The Murder Machine

The Murder Machine

by Hugh B. Cave
     
 

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Four lives lay helpless before the murder machine, the uncanny device by which hypnotic thought-waves are filtered through men's minds to mold them into murdering tools!


It was dusk, on the evening of December 7, 1906, when I first encountered Sir John Harmon. At the moment of his entrance I was standing over the table in my study, a lighted match in my…  See more details below

Overview

Four lives lay helpless before the murder machine, the uncanny device by which hypnotic thought-waves are filtered through men's minds to mold them into murdering tools!


It was dusk, on the evening of December 7, 1906, when I first encountered Sir John Harmon. At the moment of his entrance I was standing over the table in my study, a lighted match in my cupped hands and a pipe between my teeth. The pipe was never lit.
I heard the lower door slam shut with a violent clatter. The stairs resounded to a series of unsteady foot beats, and the door of my study was flung back. In the opening, staring at me with quiet dignity, stood a young, careless fellow, about five feet ten in height and decidedly dark of complexion. The swagger of his entrance branded him as an adventurer. The ghastly pallor of his face, which was almost colorless, branded him as a man who has found something more than mere adventure.
"Doctor Dale?" he demanded.
"I am Doctor Dale."
He closed the door of the room deliberately, advancing toward me with slow steps.
"My name is John Harmon—Sir John Harmon. It is unusual, I suppose," he said quietly, with a slight shrug, "coming at this late hour. I won't keep you long."
He faced me silently. A single glance at those strained features convinced me of the reason for his coming. Only one thing can bring such a furtive, restless stare to a man's eyes. Only one thing—fear.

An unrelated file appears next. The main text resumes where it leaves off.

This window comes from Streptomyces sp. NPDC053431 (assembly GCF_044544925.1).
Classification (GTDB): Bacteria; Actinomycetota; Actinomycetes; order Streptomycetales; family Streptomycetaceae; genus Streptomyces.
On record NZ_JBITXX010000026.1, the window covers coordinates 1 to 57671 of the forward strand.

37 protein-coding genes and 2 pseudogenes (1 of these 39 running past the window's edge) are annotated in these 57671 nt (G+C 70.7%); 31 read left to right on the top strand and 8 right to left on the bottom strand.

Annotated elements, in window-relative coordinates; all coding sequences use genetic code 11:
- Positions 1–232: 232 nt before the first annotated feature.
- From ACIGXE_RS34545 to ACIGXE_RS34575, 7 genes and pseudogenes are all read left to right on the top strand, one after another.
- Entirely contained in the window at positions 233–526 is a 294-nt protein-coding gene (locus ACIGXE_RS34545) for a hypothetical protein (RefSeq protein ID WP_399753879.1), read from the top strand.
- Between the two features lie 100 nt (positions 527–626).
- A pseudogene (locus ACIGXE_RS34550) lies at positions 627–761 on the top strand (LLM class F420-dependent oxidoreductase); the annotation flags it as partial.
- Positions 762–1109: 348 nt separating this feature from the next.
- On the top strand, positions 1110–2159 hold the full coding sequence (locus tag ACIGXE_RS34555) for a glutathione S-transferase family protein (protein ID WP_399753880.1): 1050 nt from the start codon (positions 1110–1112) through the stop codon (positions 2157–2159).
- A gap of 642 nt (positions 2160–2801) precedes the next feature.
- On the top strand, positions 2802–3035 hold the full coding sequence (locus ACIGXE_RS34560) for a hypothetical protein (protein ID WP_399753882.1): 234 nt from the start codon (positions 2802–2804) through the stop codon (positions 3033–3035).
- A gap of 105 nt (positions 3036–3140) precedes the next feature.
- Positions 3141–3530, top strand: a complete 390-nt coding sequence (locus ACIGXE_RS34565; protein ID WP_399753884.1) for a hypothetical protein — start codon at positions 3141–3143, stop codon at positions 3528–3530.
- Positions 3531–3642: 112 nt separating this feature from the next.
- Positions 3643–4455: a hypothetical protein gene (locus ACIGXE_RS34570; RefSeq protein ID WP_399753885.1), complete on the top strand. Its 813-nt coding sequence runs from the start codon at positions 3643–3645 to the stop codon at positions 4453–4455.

"I've come to you. Dale, because—" Sir John's fingers closed heavily over the edge of the table—"because I am on the verge of going mad."
"From fear?"
"From fear, yes. I suppose it is easy to discover. A single look at me...."
"A single look at you," I said simply, "would convince any man that you are deadly afraid of something. Do you mind telling me just what it is?"

He shook his head slowly. The swagger of the poise was gone; he stood upright now with a positive effort, as if the realization of his position had suddenly surged over him.
"I do not know," he said quietly. "It is a childish fear—fear of the dark, you may call it. The cause does not matter; but if something does not take this unholy terror away, the effect will be madness."
I watched him in silence for a moment, studying the shrunken outline of his face and the unsteady gleam of his narrowed eyes. I had seen this man before. All London had seen him. His face was constantly appearing in the sporting pages, a swaggering member of the upper set—a man who had been engaged to nearly every beautiful woman in the country—who sought adventure in sport and in night life, merely for the sake of living at top speed. And here he stood before me, whitened by fear, the very thing he had so deliberately laughed at!
"Dale," he said slowly, "for the past week I have been thinking things that I do not want to think and doing things completely against my will. Some outside power—God knows what it is—is controlling my very existence."
He stared it me, and leaned closer across the table.
"Last night, some time before midnight," he told me, "I was sitting alone in my den. Alone, mind you—not a soul was in the house with me. I was reading a novel; and suddenly, as if a living presence had stood in the room and commanded me, I was forced to put the book down. I fought against it, fought to remain in that room and go on reading. And I failed."
"Failed?" My reply was a single word of wonder.

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Product Details

ISBN-13:
9780982933046
Publisher:
eStar Books LLC
Publication date:
10/13/2010
Sold by:
Barnes & Noble
Format:
NOOK Book
File size:
106 KB

Meet the Author

Hugh Barnett Cave (July 11, 1910–June 27, 2004) was a prolific writer of pulp fiction who also excelled in other genres. He was born in England but later immigrated to the United States. Over his entire career he wrote more than 1,000 short stories in nearly all genres (though he is best remembered for his horror and crime pieces), approximately forty novels, and a notable body of nonfiction.

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